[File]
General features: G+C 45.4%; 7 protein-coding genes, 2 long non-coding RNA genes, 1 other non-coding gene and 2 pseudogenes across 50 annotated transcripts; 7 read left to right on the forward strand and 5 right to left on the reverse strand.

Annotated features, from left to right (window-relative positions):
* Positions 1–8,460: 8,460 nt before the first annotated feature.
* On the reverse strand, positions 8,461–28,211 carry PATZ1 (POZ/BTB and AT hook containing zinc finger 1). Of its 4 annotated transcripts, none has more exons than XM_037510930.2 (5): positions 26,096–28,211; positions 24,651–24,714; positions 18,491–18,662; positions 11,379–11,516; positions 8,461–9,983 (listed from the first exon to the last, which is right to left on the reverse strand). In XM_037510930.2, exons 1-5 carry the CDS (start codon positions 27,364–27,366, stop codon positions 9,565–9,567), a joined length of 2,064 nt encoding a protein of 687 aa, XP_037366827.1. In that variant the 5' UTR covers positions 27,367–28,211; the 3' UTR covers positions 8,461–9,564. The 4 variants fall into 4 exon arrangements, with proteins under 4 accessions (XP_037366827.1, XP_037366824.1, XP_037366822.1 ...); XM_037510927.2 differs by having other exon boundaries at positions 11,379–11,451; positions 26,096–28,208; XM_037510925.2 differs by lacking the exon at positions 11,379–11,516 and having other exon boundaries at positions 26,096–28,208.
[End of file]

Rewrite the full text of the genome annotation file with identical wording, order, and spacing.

General features: G+C 45.4%; 7 protein-coding genes, 2 long non-coding RNA genes, 1 other non-coding gene and 2 pseudogenes across 50 annotated transcripts; 7 read left to right on the forward strand and 5 right to left on the reverse strand.

Annotated features, from left to right (window-relative positions):
* Positions 1–8,460: 8,460 nt before the first annotated feature.
* On the reverse strand, positions 8,461–28,211 carry PATZ1 (POZ/BTB and AT hook containing zinc finger 1). Of its 4 annotated transcripts, none has more exons than XM_037510930.2 (5): positions 26,096–28,211; positions 24,651–24,714; positions 18,491–18,662; positions 11,379–11,516; positions 8,461–9,983 (listed from the first exon to the last, which is right to left on the reverse strand). In XM_037510930.2, exons 1-5 carry the CDS (start codon positions 27,364–27,366, stop codon positions 9,565–9,567), a joined length of 2,064 nt encoding a protein of 687 aa, XP_037366827.1. In that variant the 5' UTR covers positions 27,367–28,211; the 3' UTR covers positions 8,461–9,564. The 4 variants fall into 4 exon arrangements, with proteins under 4 accessions (XP_037366827.1, XP_037366824.1, XP_037366822.1 ...); XM_037510927.2 differs by having other exon boundaries at positions 11,379–11,451; positions 26,096–28,208; XM_037510925.2 differs by lacking the exon at positions 11,379–11,516 and having other exon boundaries at positions 26,096–28,208.